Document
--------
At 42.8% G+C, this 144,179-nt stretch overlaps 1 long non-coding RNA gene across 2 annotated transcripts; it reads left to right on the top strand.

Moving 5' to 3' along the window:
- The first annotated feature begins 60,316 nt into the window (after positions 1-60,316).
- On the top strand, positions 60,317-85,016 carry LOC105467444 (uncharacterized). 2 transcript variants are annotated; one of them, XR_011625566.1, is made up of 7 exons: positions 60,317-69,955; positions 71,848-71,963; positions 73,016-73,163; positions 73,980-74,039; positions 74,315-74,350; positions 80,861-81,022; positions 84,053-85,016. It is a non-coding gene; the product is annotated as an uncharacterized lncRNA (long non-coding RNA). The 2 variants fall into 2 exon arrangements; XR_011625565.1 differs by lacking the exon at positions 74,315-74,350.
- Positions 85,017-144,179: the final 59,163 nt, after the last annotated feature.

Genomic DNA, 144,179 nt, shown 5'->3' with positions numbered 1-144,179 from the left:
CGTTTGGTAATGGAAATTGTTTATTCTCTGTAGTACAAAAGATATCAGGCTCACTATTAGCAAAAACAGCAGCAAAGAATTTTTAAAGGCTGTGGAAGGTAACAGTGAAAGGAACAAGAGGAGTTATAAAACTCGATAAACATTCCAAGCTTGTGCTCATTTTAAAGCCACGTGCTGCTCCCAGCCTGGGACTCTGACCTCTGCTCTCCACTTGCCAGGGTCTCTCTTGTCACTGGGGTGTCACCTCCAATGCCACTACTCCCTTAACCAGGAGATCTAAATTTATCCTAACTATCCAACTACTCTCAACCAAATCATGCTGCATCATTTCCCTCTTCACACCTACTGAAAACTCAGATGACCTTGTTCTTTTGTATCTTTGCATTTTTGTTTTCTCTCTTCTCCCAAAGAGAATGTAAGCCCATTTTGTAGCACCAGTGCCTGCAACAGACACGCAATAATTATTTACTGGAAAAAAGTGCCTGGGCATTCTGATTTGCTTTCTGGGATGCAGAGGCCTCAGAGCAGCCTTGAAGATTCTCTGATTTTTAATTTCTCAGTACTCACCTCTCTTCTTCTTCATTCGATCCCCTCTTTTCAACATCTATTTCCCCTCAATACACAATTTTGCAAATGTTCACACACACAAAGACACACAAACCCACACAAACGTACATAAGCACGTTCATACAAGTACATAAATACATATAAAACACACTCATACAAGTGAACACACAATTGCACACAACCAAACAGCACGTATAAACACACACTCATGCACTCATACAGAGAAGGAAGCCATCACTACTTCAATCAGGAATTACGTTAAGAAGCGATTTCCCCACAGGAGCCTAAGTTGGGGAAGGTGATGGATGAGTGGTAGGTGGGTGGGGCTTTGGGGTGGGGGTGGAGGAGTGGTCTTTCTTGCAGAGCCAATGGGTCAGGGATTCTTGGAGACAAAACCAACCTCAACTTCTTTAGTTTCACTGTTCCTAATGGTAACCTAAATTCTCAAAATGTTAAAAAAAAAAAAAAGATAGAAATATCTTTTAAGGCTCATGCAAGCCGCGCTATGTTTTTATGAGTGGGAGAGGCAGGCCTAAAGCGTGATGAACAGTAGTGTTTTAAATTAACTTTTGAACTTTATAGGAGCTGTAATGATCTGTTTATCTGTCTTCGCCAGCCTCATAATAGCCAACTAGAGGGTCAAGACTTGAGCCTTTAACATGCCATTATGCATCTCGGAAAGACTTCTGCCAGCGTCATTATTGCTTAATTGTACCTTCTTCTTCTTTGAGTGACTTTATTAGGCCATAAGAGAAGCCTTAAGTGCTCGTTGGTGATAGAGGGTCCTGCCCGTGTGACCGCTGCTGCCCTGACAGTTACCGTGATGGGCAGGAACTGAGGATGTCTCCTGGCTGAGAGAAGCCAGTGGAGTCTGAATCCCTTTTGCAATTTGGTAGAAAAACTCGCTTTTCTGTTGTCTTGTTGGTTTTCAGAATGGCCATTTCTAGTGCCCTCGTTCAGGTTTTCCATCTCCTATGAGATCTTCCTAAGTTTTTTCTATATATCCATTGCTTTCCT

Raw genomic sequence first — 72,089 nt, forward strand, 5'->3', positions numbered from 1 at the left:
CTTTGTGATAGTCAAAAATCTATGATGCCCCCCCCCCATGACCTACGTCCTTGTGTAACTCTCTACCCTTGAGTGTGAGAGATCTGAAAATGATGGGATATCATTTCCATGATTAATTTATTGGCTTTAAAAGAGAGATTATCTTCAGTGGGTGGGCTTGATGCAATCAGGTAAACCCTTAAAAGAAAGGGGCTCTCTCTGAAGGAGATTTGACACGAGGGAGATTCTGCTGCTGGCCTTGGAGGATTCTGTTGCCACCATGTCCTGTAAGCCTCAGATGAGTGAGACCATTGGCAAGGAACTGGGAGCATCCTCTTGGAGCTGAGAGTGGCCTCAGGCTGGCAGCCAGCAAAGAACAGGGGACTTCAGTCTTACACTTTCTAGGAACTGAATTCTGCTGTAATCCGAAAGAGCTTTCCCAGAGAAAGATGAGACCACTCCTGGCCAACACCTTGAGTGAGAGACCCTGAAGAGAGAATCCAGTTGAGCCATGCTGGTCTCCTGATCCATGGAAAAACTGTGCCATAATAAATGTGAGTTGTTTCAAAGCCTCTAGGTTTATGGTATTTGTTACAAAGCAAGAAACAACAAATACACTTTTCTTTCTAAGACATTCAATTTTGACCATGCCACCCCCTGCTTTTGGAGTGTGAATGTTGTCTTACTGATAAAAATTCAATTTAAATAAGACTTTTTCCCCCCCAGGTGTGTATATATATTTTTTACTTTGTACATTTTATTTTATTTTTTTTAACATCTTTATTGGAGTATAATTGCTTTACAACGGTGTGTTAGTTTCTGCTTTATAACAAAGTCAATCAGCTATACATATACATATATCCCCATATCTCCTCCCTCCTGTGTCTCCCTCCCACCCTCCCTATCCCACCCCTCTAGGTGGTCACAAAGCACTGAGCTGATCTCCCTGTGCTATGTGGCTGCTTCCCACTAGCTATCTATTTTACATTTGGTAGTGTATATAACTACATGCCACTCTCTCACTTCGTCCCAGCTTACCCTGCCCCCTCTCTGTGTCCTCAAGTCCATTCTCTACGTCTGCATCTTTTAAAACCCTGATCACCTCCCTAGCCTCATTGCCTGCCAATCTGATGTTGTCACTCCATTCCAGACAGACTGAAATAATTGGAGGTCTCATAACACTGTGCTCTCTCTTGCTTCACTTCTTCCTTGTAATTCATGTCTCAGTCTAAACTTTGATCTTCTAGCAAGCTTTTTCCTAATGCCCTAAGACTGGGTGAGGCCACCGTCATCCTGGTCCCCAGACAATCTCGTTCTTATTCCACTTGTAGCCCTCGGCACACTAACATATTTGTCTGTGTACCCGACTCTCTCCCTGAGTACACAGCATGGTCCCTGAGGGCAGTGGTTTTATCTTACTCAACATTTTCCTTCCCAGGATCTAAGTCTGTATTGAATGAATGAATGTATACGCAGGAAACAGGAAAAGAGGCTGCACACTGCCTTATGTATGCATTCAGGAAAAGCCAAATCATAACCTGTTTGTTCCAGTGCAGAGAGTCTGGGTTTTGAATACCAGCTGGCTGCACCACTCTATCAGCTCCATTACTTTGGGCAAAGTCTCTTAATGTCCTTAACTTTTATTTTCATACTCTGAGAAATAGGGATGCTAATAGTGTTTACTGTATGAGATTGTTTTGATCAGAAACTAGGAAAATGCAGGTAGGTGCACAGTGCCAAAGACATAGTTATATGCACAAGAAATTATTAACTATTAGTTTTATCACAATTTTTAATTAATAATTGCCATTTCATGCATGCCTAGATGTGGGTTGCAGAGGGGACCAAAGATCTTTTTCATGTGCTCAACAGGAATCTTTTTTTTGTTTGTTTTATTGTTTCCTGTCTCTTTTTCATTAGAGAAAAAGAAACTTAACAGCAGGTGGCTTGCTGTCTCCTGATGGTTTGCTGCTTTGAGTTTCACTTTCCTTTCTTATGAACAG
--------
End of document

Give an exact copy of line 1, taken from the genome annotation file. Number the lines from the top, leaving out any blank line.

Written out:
At 42.8% G+C, this 144,179-nt stretch overlaps 1 long non-coding RNA gene across 2 annotated transcripts; it reads left to right on the top strand.